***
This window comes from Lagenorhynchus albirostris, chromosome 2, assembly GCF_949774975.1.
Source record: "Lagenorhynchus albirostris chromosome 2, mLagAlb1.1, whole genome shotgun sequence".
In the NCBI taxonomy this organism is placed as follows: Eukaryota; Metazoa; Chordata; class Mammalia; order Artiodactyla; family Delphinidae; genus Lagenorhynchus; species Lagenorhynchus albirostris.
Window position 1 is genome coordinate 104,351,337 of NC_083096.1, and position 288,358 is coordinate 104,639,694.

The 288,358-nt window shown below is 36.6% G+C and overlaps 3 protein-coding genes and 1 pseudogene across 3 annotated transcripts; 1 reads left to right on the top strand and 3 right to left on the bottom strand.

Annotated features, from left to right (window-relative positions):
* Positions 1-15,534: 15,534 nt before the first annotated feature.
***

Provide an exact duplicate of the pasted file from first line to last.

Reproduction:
This window comes from Lagenorhynchus albirostris, chromosome 2, assembly GCF_949774975.1.
Source record: "Lagenorhynchus albirostris chromosome 2, mLagAlb1.1, whole genome shotgun sequence".
In the NCBI taxonomy this organism is placed as follows: Eukaryota; Metazoa; Chordata; class Mammalia; order Artiodactyla; family Delphinidae; genus Lagenorhynchus; species Lagenorhynchus albirostris.
Window position 1 is genome coordinate 104,351,337 of NC_083096.1, and position 288,358 is coordinate 104,639,694.

The 288,358-nt window shown below is 36.6% G+C and overlaps 3 protein-coding genes and 1 pseudogene across 3 annotated transcripts; 1 reads left to right on the top strand and 3 right to left on the bottom strand.

Annotated features, from left to right (window-relative positions):
* Positions 1-15,534: 15,534 nt before the first annotated feature.